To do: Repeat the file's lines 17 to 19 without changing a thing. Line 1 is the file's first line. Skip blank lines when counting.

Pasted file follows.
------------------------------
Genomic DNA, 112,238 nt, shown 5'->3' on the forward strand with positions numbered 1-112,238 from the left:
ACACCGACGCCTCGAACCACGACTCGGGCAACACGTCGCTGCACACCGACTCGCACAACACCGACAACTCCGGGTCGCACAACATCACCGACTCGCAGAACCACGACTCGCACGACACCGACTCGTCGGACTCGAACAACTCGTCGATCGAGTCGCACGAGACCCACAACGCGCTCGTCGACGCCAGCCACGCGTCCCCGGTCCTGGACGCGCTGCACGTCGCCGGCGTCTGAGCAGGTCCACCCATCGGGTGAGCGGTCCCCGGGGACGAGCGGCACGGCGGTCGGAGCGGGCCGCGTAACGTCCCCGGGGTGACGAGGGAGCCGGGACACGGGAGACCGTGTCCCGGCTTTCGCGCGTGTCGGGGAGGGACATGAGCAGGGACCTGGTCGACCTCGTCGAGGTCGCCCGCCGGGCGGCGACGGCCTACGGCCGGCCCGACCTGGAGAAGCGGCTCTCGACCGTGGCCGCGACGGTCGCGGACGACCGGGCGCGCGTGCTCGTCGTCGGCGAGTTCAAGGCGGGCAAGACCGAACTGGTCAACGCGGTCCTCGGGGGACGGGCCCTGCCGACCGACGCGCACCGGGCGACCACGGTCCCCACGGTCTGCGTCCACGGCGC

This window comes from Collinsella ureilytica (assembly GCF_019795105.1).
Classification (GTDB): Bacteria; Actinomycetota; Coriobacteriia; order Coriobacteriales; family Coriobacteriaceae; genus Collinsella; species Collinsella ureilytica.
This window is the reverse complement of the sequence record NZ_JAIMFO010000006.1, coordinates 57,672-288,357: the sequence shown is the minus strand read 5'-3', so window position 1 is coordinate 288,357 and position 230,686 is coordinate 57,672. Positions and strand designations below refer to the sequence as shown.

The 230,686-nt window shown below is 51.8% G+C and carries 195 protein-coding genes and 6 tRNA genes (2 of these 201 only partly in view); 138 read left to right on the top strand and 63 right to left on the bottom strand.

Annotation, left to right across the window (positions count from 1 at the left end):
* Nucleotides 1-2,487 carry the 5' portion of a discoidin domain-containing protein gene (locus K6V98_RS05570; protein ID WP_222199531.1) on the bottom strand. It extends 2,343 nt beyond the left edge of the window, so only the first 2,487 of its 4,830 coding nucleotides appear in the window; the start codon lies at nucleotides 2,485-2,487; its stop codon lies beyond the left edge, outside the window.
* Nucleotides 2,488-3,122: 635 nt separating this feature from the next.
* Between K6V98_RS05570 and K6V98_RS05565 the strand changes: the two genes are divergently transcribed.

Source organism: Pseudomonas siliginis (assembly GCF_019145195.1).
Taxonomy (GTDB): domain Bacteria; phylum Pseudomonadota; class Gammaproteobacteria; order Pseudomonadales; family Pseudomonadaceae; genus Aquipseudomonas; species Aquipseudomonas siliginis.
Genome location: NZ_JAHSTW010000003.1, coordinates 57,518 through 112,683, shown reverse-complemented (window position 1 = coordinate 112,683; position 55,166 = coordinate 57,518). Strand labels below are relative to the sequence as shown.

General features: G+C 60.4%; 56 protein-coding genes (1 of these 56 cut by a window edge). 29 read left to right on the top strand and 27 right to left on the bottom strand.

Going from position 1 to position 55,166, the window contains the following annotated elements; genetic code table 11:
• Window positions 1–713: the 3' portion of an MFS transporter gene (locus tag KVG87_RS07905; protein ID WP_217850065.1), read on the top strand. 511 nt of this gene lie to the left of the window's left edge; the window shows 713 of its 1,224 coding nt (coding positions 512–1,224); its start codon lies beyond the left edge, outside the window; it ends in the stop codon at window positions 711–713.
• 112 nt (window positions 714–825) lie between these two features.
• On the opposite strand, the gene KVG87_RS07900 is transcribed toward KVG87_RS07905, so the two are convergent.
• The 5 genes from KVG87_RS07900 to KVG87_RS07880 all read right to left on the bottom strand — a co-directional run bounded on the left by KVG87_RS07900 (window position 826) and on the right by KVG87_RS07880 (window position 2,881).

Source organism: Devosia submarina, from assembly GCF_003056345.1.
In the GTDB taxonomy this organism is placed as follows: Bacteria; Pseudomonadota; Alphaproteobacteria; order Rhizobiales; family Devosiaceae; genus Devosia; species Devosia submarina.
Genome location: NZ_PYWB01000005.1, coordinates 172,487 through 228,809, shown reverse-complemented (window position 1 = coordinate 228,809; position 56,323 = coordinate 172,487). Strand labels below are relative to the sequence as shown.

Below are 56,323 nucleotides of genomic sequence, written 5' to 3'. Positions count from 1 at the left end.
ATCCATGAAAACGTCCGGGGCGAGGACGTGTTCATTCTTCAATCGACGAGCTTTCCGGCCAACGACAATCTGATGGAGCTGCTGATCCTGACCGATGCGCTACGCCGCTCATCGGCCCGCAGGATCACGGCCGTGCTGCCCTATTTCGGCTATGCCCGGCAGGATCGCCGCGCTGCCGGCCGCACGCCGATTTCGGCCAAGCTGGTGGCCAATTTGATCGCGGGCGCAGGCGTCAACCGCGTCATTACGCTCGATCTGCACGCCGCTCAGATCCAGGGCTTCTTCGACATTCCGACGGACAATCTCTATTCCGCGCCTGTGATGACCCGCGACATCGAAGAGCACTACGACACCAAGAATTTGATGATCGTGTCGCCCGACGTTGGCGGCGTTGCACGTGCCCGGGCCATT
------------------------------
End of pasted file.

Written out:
• 112 nt (window positions 714–825) lie between these two features.
• On the opposite strand, the gene KVG87_RS07900 is transcribed toward KVG87_RS07905, so the two are convergent.
• The 5 genes from KVG87_RS07900 to KVG87_RS07880 all read right to left on the bottom strand — a co-directional run bounded on the left by KVG87_RS07900 (window position 826) and on the right by KVG87_RS07880 (window position 2,881).